Like any piercing, nipple piercings need some TLC so they heal and settle in properly.

While other commonly pierced areas like your ears are tissue-dense and heal without much detailed care, your nipple tissue is delicate and adjacent to a number of important ducts and blood vessels.

Piercings go through your skin — your main defense against infections.

Having a foreign object like a metal piercing under the skin can increase your chances of getting an infection.

Nipple piercings also take a long time to fully heal. The average piercing takes about 9 to 12 months to heal. Healing time depends on your body and how well you take care of the piercing.

Let’s get into the best practices for taking care of a nipple piercing — some do’s and don’ts to keep in mind, what kind of pain to expect, and when symptoms should alert you to seek medical help.

The first few days and weeks after a nipple piercing are crucial for aftercare. The piercing’s fresh and may stay open for some time, making the area susceptible to infectious bacteria introduced through the air or through contact with skin or other objects.

Your piercer will give you detailed aftercare instructions after you get your piercing. Follow all of these instructions as closely as you can.

Here’s a step-by-step guide to taking care of your nipple piercing to help prevent any infections and complications:

Do’s

  • Rinse your piercing a few times every day. Use warm, clean water, a gentle unscented soap, and a clean, dry towel or paper towel, especially if you still notice bleeding. Try to rinse the piercing every time you bathe or shower.
  • Soak the piercing in a sea salt soak at least twice daily. Do this for a few months after the piercing. Put a tiny bit of non-iodized sea salt or a saline solution in a small glass (think shot glass). Then, press the glass against your nipple to immerse it in the solution. Hold the glass there for 5 minutes, then drain the solution. Repeat this process for the other nipple. You can also dip clean cotton balls in the solution and dab them on the nipples.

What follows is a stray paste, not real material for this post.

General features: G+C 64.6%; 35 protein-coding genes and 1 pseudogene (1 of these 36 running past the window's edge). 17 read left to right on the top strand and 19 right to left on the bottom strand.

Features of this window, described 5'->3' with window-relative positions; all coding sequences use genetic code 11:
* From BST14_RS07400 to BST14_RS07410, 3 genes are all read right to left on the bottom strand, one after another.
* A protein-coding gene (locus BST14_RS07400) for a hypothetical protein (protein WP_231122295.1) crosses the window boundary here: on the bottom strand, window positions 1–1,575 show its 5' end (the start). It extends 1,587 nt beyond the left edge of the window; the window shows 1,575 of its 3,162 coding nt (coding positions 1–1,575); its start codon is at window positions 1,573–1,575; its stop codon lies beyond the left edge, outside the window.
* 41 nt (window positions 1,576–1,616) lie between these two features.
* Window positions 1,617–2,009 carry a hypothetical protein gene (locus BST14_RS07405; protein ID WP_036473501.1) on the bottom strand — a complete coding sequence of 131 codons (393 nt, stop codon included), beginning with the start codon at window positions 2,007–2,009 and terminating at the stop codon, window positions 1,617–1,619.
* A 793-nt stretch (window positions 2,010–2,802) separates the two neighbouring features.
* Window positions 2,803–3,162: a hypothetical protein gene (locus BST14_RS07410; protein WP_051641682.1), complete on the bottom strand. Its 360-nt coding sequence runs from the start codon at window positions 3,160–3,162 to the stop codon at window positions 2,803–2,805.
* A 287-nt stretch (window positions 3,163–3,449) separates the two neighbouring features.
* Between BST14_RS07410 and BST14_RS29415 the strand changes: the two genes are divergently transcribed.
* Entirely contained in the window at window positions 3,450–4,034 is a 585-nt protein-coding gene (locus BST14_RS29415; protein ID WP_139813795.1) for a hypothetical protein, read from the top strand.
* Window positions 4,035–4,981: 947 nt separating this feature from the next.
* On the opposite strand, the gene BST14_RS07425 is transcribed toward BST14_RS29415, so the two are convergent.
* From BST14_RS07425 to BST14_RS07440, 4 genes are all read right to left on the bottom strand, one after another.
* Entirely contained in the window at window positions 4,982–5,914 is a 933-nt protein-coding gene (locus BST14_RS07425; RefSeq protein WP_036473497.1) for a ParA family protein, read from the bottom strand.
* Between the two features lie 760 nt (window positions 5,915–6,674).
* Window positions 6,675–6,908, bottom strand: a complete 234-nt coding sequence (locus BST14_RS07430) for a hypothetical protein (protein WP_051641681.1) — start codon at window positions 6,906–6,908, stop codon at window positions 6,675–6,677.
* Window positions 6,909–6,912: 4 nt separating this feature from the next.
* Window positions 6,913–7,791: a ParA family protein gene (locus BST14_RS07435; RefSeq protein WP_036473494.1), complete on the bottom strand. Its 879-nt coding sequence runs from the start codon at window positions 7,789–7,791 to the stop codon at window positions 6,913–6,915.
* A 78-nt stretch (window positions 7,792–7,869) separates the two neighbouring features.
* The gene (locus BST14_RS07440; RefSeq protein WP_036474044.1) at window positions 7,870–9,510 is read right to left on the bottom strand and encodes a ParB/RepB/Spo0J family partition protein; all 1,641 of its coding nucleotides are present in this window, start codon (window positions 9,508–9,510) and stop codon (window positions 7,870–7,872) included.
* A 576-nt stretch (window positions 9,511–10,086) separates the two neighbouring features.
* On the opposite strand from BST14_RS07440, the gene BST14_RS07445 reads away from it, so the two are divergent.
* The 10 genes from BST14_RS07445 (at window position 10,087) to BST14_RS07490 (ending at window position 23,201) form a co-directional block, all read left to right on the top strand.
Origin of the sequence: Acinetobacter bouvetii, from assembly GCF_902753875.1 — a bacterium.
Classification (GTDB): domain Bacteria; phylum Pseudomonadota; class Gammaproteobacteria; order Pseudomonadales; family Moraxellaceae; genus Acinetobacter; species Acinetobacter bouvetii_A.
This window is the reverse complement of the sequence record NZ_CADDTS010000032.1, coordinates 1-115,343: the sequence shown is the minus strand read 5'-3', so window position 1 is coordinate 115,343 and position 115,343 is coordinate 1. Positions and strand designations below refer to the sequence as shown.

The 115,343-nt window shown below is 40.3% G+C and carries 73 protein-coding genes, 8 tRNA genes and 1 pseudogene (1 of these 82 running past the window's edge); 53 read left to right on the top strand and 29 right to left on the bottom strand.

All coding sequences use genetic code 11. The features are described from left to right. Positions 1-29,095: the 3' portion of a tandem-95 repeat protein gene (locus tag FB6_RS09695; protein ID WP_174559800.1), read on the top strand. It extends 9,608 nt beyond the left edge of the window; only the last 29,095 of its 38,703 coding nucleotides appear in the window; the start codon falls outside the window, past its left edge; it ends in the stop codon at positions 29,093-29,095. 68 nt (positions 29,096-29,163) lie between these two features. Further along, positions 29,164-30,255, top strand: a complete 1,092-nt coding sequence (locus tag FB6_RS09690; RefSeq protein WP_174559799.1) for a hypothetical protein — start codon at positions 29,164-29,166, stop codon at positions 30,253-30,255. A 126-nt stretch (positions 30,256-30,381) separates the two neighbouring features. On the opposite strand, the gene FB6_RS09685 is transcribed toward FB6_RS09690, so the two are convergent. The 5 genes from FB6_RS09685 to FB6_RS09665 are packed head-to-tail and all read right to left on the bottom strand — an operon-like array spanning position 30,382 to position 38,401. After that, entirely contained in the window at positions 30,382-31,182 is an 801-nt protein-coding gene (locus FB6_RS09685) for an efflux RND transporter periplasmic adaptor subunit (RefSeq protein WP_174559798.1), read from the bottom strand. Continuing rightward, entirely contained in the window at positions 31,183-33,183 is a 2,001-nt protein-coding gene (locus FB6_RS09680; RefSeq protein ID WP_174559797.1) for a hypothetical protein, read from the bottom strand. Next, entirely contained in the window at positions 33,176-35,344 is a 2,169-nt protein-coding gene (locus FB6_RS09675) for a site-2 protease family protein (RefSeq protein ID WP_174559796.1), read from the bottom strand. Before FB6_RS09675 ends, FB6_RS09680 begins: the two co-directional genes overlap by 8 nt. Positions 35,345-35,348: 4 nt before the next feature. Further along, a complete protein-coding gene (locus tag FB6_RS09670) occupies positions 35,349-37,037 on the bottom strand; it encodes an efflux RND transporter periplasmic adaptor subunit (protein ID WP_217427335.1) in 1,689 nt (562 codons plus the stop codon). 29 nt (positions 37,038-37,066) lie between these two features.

• Wear loose cotton clothing for the first few months. Tight clothes can prevent the piercing from getting fresh air, which can make bacteria buildup more likely. Tight clothes can also rub against and irritate the piercing, which can be painful and damage the piercing.
  • Wear thick cotton clothes or sports/padded bras at night or during physical activity. This can help keep the piercing still and protect it from snagging on blankets or fabrics in bed. This also protects it when you’re doing activities like working out or playing sports, when the piercing can get hit or move around vigorously.
  • Be careful when you’re getting dressed. Fabric can catch on the piercing, pulling on it or ripping the jewelry out. This can be painful and increase your risk of infection.
Healthline

Don’ts

  • Don’t use any medications or substances that can thin your blood for the first weeks after the piercing. This includes, aspirin, alcohol, or a lot of caffeine. These can all make it harder for the piercing to clot and heal, making bleeding more likely.
  • Don’t smoke. Nicotine can slow down the healing process. Cut back on smoking or try using a nicotine patch or an e-cigarette with less nicotine if you’re not ready to quit.
  • Don’t immerse your piercing in pools, spas, or baths. These bodies of water can breed large amounts of bacteria.
  • Don’t use bar soap or harsh cleaning fluids. These can damage your piercing or cause your skin to become cracked and dry. This makes an infection more likely. This includes rubbing alcohol, hydrogen peroxide, and any kind of antibacterial soap.
  • Don’t touch the piercing with your hands. Your hands carry a lot of bacteria from the various objects you touch throughout the day. This is especially true when you use devices like your phone or computer frequently. In fact, a 2017 study found that nearly half of all mobile phones carry colonies of infectious bacteria.